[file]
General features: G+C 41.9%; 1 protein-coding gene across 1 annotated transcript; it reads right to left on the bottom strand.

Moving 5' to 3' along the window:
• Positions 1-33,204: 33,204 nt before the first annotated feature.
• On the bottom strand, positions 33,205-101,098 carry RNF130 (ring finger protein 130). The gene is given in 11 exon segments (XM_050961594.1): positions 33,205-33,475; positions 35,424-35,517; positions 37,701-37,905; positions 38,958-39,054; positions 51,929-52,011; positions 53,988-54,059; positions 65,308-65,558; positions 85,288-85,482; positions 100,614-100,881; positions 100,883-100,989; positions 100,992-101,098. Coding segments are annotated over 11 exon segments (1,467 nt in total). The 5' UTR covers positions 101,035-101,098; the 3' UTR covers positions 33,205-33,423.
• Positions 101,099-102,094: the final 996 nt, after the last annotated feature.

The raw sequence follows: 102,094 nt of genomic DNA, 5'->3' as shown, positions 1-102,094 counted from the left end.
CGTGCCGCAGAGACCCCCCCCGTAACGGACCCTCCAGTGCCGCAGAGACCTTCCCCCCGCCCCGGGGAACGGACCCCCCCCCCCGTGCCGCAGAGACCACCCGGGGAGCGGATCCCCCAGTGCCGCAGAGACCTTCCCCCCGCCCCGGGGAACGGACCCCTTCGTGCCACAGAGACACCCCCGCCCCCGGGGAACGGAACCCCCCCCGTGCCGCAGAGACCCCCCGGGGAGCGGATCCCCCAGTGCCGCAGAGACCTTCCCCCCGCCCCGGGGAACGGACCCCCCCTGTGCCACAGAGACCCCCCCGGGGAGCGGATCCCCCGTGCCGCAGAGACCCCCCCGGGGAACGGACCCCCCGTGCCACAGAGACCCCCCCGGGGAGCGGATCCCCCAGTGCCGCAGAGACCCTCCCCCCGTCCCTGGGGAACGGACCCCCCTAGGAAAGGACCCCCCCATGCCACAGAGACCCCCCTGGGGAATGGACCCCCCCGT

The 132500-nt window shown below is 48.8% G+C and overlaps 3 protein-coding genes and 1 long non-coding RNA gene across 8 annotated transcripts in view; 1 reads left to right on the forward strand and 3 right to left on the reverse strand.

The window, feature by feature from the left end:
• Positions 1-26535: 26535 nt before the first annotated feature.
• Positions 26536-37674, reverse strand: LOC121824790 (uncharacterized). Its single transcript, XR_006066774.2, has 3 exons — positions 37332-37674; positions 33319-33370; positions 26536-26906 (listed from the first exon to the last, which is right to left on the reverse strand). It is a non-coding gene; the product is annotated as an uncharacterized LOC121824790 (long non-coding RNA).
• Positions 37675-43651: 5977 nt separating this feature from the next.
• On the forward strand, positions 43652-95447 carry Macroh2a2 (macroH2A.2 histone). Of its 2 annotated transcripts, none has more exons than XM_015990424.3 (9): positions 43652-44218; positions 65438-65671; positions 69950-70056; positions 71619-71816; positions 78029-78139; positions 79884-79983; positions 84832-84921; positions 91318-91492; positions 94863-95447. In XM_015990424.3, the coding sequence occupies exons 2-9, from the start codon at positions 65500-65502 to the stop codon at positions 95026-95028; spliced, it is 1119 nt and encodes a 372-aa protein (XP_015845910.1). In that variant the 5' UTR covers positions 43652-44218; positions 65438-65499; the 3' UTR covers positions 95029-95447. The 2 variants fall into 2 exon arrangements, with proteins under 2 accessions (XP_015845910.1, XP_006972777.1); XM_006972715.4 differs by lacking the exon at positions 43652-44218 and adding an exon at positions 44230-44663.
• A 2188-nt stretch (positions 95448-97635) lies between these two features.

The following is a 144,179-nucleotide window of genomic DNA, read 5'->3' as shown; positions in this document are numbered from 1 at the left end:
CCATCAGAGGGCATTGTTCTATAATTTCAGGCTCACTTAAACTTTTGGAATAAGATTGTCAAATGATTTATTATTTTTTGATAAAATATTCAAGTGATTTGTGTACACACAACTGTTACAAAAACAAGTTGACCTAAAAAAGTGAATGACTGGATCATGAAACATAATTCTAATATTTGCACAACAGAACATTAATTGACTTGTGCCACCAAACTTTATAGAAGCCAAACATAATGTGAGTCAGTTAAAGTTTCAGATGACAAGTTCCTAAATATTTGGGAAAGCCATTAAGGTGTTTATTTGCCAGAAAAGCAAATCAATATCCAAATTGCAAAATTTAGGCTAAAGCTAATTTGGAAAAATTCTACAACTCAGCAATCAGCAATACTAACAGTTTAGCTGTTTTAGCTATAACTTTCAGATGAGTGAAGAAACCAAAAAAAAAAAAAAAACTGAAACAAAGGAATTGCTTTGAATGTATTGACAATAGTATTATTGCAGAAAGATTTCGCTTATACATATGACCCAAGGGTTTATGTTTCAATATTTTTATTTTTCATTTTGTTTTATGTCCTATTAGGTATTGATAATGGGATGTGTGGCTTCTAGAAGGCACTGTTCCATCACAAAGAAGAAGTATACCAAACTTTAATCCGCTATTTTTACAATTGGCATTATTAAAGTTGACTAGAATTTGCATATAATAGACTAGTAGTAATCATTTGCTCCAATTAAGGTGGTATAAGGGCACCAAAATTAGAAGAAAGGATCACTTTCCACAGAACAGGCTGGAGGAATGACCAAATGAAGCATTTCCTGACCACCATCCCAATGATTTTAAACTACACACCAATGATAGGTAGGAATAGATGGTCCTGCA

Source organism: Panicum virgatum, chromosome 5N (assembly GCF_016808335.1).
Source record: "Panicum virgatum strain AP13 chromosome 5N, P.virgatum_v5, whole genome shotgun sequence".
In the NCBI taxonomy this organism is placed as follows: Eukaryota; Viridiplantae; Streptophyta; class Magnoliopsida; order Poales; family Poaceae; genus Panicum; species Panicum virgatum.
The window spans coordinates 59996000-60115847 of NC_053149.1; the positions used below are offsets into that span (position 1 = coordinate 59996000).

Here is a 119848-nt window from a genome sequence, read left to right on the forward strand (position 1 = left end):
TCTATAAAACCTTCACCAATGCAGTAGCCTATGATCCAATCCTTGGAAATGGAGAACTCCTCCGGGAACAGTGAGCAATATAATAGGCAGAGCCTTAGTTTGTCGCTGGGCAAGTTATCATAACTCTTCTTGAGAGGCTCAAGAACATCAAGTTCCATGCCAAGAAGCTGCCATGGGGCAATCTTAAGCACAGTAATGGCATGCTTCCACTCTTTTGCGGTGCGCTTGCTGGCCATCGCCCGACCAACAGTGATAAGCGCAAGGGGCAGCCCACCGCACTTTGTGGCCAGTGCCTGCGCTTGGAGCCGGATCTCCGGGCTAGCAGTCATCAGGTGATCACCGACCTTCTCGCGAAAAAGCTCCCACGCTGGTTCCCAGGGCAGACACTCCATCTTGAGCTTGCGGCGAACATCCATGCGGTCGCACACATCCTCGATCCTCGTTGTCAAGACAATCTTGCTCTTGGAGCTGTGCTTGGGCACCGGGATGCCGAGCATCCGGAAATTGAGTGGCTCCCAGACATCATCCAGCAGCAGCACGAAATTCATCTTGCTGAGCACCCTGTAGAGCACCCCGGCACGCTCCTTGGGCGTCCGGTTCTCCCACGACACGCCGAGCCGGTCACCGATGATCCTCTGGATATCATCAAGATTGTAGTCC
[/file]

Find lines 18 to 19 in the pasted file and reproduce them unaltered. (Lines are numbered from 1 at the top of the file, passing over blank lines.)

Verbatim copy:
Source record: "Panicum virgatum strain AP13 chromosome 5N, P.virgatum_v5, whole genome shotgun sequence".
In the NCBI taxonomy this organism is placed as follows: Eukaryota; Viridiplantae; Streptophyta; class Magnoliopsida; order Poales; family Poaceae; genus Panicum; species Panicum virgatum.